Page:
For us today, learning about faith is just as important. As Jesus' disciples and followers needed to know the foundation of the Christian faith, so do we, his present day disciples. It is critical for us as adults and children to understand the faith we follow, and we aren't going to get that understanding from the culture in which we live.
I think we should set as a goal for our Sunday school program that by the sixth grade every student will know: the Apostles' Creed, The 10 Commandments, The Lord's Prayer, the 23rd Psalm, and Micah 6.8 ("What does the Lord require of you but to do justice, to love mercy, and to walk humbly with your God."). In addition to that we should expect that they would know of the two creation stories, understand the beatitudes of Jesus, and the story of Noah's Ark (and that Joan of Arc was NOT Noah's wife!).
Understanding our faith is too important to not set standards and expectations.
That means, of course, that some of the most valuable people at church are our Sunday school teachers. What they teach and how they present it will make God real in children's lives. They can help young people understand the foundations on which their faith is built. They can have a dramatic effect on the lives of our kids. A strong Sunday school teacher can make the biblical stories real. They can help kids apply what they learn about God to their everyday lives. What is more important than that?
But we can't put all of our kids Christian education on the shoulders of our Sunday school teachers. The best place, the most effective education, will come from our homes. As parents we have the best opportunity to help our kids learn about faith. Who knows our kids and their needs better than their parents?
There is a very practical and easy way to do faith learning at home. Rich Melheim is a Lutheran pastor who is now working with families to make faith experiences an integral part of family life. He calls his program "Faith Five," and here are the steps he says we can do at home.
A little while before the first child is ready for bed, ask the whole family to gather. That means turning off the TV and computer, putting down the paper, and silencing the cell phones. Then the family gets together to go through these five simple steps:
This practice carries the Bible readings from Sunday worship all through the week and relates them to our everyday lives. Kids and parents have a chance to talk together about how faith relates to the events of their day. It's a simple, easy, and effective process. Doing this together as a family will speak loudly to a child about the importance of faith.
Our children and grandchildren will face more and more resistance to their Christian faith. It isn't that there will be some sinister plot organized by a subversive anti-Christian group, but that the American culture is changing. Fewer people will understand the difference between Cultural Christianity and the biblical faith of Jesus.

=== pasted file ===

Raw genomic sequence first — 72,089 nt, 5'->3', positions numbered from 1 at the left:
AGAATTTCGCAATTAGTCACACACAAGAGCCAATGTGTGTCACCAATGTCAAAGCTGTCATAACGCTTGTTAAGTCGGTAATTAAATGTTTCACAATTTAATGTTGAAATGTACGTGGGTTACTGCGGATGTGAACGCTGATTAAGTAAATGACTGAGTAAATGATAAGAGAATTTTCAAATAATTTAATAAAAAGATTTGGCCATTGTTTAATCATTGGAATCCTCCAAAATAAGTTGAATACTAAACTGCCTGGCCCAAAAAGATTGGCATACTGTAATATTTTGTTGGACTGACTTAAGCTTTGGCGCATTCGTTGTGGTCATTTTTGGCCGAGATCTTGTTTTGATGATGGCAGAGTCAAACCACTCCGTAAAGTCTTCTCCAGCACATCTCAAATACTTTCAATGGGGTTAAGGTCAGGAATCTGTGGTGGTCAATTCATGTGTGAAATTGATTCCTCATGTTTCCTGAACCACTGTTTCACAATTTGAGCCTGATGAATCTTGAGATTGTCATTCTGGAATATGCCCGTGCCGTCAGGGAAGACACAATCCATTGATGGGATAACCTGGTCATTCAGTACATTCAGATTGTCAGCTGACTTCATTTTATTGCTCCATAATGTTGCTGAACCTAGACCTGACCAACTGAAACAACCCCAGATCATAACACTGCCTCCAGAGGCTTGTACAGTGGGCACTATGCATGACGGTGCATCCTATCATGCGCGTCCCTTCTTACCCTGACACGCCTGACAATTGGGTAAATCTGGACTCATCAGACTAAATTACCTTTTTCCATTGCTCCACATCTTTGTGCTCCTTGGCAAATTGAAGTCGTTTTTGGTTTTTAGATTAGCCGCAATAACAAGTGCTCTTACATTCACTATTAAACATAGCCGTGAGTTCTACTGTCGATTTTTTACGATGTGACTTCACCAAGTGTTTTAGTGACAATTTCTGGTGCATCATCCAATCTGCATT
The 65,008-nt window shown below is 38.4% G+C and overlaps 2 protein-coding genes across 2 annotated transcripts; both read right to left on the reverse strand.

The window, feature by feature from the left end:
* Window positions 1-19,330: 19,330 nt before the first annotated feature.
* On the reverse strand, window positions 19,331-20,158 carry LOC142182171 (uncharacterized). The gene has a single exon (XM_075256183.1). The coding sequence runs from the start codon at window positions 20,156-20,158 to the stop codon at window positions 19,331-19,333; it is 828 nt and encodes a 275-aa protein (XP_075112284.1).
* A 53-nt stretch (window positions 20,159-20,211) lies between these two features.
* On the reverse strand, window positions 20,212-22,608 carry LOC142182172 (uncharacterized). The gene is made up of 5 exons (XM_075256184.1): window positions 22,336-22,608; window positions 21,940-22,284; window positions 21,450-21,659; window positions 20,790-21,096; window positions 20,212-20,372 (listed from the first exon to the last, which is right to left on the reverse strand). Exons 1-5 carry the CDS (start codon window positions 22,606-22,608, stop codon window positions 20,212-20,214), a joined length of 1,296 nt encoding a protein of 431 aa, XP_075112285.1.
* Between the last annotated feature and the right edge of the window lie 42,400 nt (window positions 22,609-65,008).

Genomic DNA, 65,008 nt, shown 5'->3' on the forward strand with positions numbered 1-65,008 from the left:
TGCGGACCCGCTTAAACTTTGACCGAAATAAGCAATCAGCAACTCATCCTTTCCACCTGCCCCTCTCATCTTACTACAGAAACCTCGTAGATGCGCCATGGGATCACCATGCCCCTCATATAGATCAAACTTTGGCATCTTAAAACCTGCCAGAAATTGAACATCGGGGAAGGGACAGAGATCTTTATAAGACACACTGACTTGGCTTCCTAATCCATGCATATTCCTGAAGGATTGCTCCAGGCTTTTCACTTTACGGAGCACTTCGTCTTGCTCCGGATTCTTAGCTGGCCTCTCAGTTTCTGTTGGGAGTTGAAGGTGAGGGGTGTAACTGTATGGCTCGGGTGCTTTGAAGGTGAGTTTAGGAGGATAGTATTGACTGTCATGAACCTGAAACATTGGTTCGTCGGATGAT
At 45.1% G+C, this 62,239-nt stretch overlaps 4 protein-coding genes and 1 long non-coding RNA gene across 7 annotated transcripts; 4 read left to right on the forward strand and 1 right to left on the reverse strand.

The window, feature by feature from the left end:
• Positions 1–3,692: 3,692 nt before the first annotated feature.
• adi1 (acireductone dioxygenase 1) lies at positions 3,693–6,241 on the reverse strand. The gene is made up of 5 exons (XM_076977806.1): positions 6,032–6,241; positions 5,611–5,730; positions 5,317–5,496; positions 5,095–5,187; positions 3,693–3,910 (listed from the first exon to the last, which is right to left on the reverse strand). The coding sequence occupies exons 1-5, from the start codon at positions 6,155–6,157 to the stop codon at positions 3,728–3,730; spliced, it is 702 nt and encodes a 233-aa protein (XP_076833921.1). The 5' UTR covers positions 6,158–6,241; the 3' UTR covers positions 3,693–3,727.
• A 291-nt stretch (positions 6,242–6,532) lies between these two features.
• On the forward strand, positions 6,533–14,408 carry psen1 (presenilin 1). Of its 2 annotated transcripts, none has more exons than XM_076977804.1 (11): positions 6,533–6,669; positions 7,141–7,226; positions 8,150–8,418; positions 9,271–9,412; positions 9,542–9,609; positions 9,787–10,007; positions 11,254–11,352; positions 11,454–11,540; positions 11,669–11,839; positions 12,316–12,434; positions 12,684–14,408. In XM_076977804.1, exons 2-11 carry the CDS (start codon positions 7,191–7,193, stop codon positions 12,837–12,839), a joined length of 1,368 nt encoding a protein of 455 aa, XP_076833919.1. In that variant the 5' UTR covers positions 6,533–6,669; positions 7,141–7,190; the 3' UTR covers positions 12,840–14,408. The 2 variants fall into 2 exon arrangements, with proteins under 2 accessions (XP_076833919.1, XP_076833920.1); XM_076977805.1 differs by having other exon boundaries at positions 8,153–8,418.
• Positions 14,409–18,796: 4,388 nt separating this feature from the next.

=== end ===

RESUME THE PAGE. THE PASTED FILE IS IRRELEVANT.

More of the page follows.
We are already seeing far less emphasis on religion. News organizations shun faith based stories unless they involve a scandal.
Theologian William Willimon has written, "While many of us Christians are more likely to be ignored by the world rather than persecuted, there is a renewed sense that the world is no longer in any way a prop or nurturing environment for the church. If our children are going to grow up Christian, we will have to intentionally form them into this faith."
We can no longer rely on the world around us to help teach our children about faith, if we ever could. The responsibility for that rests on the church and each of us as parents. Our children simply won't learn our faith unless someone teaches it to them.
It seems to me that it is very difficult to learn what Christianity is about without being involved in an organized discussion or presentation of Christian beliefs and practices.
Christians find themselves in a difficult situation. Many of the supports faith had in the past are no longer there. The Sunday school classes that were crowded in the 1950's are now largely vacant. Adults, youth and children seem to have more hectic schedules than ever been. We can no longer rely on people outside our churches and families to help support our faith.
The good news is that we care about what our children believe. We have strong leaders here who are profoundly interested in helping people enjoy, appreciate, and understand the great Good News that Christ has brought us. Our faith community provides strong support to families in helping our kids to learn. We have many opportunities to enrich and practice our faith.
We are not alone. Together we can help our children, and ourselves, grow deeper in faith. We can talk about faith at home. We can enjoy strengthening our faith together as we learn about and experience God's great love for us.
© Richard J. Henderson 2012